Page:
There is an evaluation of the university’s research activities going on and we’ve been asked to stay at work until 17.00 in case the evaluators will come to visit the institute. I doubt I would be here otherwise anymore. I came early again because of the enlightenment-course and even though I took the time to write a non-work related letter after it, I still think the day has been long enough. I could use the time to read, but I’m so tired again that I start to fall asleep as soon as I’ve managed a page or two. I doubt the evaluators will even come, but who knows.
I hope that they are at least being thorough with the rest of the faculty. I heard a rumour today, that one of them wouldn’t be taking the job very seriously and would be using this opportunity basically for tourism and advancing own research interests. Their report has an influence on how much money we will be getting, so it’s rather troubling if one of the evaluators won’t take part in the whole process. I wonder if it would be good or bad for the faculty if I should mention about this in the odd chance that I should ran again into some of the people in the money-distributing end. Is it the task of the university to control that the people evaluating them are doing their job properly? Hmm, maybe it is just a rumour, a misunderstanding, and the person in question is busy evaluating and not taking sightseeing tours. One may hope.
Another fifteen minutes and then I’m going home. I have Bernhard Schlink’s the Reader with me and I think I will be able to finish it in the train. I remember that French girl speaking about it in Frankfurt. When was it, three years ago? I don’t remember her name anymore, but I think it must have been that afternoon we went to visit the Goethe-museum. She had heard a rumour – always rumours – that Bernhard Schlink was really M. S. Or was it that M. S. was really the man in the book, Michael Berg? Yes, I think that was it, that Schlink was writing the story of his friend M. S., when he was writing about Michael and Hanna. I doubt it’s true. I cannot see anything of the book’s Michael in the other one.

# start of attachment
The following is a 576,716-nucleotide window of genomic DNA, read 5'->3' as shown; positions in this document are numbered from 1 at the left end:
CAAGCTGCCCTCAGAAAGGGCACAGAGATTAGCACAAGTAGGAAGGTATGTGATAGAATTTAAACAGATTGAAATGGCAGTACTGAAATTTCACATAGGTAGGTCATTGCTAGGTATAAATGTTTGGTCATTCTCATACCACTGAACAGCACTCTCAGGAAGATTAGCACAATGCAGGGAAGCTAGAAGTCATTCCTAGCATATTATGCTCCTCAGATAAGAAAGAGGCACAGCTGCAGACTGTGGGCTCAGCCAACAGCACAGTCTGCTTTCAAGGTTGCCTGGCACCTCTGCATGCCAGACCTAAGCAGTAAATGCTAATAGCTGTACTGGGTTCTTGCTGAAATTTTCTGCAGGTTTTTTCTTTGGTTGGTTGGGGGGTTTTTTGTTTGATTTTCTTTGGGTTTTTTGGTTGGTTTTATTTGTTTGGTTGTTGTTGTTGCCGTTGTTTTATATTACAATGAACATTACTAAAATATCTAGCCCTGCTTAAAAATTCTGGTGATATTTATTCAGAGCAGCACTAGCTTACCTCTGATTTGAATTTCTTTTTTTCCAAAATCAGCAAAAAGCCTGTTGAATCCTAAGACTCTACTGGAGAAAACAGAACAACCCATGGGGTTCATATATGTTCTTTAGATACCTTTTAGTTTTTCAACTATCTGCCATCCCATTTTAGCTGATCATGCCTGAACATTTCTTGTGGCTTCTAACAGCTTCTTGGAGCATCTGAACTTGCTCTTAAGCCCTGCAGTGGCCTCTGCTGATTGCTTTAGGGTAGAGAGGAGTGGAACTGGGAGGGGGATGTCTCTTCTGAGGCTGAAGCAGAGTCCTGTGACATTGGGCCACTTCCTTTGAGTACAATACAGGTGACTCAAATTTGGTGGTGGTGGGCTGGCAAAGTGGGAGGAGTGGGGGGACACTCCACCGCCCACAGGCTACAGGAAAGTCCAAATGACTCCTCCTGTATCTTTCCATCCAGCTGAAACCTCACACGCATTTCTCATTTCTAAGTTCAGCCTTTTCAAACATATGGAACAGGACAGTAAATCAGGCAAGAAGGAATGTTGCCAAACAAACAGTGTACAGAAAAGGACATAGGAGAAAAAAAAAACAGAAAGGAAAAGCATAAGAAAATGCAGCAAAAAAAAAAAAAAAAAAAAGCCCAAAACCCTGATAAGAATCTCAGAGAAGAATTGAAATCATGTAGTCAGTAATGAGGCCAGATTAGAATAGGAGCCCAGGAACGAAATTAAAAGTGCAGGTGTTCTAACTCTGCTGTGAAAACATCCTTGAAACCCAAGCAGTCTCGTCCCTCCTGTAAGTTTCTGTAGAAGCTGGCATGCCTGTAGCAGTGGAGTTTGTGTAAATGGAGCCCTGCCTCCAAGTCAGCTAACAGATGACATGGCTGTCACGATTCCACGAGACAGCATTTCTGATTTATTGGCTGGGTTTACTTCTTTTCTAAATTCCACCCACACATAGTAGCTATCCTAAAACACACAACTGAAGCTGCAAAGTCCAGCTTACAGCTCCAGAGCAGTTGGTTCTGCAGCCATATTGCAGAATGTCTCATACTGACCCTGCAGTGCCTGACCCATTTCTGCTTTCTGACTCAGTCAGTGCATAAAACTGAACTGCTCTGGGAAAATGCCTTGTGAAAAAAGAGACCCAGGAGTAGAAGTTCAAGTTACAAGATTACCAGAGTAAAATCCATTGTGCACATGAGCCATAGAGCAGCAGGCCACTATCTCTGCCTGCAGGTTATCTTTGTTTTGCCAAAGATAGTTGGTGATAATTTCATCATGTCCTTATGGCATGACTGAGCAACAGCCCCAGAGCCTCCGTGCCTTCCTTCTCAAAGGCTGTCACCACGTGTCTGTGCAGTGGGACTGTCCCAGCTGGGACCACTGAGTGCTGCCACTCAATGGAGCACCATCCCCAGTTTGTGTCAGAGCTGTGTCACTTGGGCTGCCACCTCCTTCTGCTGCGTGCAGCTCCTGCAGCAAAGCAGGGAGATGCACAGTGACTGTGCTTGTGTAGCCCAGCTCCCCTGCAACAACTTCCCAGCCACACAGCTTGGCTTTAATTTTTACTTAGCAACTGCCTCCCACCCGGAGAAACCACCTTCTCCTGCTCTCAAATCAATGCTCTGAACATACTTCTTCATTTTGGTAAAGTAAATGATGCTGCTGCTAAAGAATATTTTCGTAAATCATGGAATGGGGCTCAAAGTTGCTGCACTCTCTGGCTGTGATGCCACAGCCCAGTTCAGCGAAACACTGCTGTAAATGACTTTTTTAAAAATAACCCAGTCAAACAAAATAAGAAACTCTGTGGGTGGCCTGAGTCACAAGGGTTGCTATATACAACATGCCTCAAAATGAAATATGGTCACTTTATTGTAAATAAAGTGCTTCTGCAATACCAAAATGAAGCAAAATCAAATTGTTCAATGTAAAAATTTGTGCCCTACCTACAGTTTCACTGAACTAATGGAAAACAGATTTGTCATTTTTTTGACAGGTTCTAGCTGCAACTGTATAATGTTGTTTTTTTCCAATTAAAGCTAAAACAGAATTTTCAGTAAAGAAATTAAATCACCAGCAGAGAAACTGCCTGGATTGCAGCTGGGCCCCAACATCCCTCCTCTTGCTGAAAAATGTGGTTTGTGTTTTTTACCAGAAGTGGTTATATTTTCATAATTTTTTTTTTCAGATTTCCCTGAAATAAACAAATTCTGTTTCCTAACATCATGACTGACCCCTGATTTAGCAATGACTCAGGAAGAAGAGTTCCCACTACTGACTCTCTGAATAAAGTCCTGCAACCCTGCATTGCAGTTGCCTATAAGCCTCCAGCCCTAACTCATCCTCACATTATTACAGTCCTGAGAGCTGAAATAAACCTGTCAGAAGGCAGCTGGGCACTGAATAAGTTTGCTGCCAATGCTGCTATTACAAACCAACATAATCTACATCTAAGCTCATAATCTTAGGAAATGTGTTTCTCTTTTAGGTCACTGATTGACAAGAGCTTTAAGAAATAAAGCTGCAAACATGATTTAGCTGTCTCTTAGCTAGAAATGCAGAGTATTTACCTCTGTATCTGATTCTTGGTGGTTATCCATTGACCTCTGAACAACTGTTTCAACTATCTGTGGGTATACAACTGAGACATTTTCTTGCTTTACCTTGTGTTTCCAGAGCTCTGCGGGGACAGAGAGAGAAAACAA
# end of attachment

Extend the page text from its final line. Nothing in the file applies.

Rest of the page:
I like the book. It doesn’t flow easily and it is not always easy to lose oneself in it, but I think it may be partly the translations fault. I’m sure it would be better to read it in German, but I don’t quite trust my language skills yet. I’ve read two books in German by now, but they were rather easy ones. I’m still at about page ten with that book by Imre Kertész I started months ago and I think Schlink is probably more in his league than the other two. Oh, who knows, who cares. I’m reading it in English and that’s all there is to it. The book is about dealing with guilt (personal and collective), building identities, feeling abandoned and hurt by love. One of them books that deserves contemplation. I probably ought to finish it though before I start analysing it too much.
Yup, it’s five o’clock. The evaluators – I hear – were here for about two minutes, but they never made a tour or wanted to talk to the researchers. It would be interesting to know if they were all here or not. I’ll ask tomorrow – maybe – but now I’ll go home, see what else I got from the library yesterday and eat some of the apple pie I baked.
- Tschk, girl, you were supposed to finish that book about the enemies of Enlightenment!
- I’ll read it tomorrow. There’s still almost two hundred pages to go and I am too tired to read it today.
- You’ve been too tired for the past five days, you lazy buffoon. Take it home! No touching Schlink or apple pie before you’ve read at least half of it.
- Come on! I’ve been at work for almost nine and a half hours already.
- Yep, out of which you have spent more than four doing something that doesn’t really smack of work. Right? Am I right or wrong? Huh? Right?
- Fine, I’ll read half of it, but not a word more.
- That a girl.
- OH, SHUT UP!!!